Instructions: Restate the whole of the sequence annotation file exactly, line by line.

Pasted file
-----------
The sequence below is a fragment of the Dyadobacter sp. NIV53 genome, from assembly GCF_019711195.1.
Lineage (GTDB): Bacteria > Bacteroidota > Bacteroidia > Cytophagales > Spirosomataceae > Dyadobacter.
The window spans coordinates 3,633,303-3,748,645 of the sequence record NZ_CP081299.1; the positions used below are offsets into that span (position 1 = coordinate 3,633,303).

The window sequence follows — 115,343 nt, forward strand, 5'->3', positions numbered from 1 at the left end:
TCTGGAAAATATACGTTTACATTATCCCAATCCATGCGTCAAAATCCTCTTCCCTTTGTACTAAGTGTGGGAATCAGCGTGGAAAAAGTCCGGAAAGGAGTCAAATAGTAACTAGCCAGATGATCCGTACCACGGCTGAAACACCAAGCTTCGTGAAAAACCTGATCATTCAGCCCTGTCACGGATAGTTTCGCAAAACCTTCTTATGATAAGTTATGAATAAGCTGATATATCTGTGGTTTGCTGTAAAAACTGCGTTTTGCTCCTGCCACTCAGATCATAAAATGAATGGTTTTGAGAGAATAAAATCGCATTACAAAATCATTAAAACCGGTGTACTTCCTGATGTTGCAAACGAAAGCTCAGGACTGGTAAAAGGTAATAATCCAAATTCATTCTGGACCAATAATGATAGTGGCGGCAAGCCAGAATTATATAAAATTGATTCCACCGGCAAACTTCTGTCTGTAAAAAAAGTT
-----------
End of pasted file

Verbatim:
The sequence below is a fragment of the Dyadobacter sp. NIV53 genome, from assembly GCF_019711195.1.
Lineage (GTDB): Bacteria > Bacteroidota > Bacteroidia > Cytophagales > Spirosomataceae > Dyadobacter.
The window spans coordinates 3,633,303-3,748,645 of the sequence record NZ_CP081299.1; the positions used below are offsets into that span (position 1 = coordinate 3,633,303).

The window sequence follows — 115,343 nt, forward strand, 5'->3', positions numbered from 1 at the left end:
TCTGGAAAATATACGTTTACATTATCCCAATCCATGCGTCAAAATCCTCTTCCCTTTGTACTAAGTGTGGGAATCAGCGTGGAAAAAGTCCGGAAAGGAGTCAAATAGTAACTAGCCAGATGATCCGTACCACGGCTGAAACACCAAGCTTCGTGAAAAACCTGATCATTCAGCCCTGTCACGGATAGTTTCGCAAAACCTTCTTATGATAAGTTATGAATAAGCTGATATATCTGTGGTTTGCTGTAAAAACTGCGTTTTGCTCCTGCCACTCAGATCATAAAATGAATGGTTTTGAGAGAATAAAATCGCATTACAAAATCATTAAAACCGGTGTACTTCCTGATGTTGCAAACGAAAGCTCAGGACTGGTAAAAGGTAATAATCCAAATTCATTCTGGACCAATAATGATAGTGGCGGCAAGCCAGAATTATATAAAATTGATTCCACCGGCAAACTTCTGTCTGTAAAAAAAGTT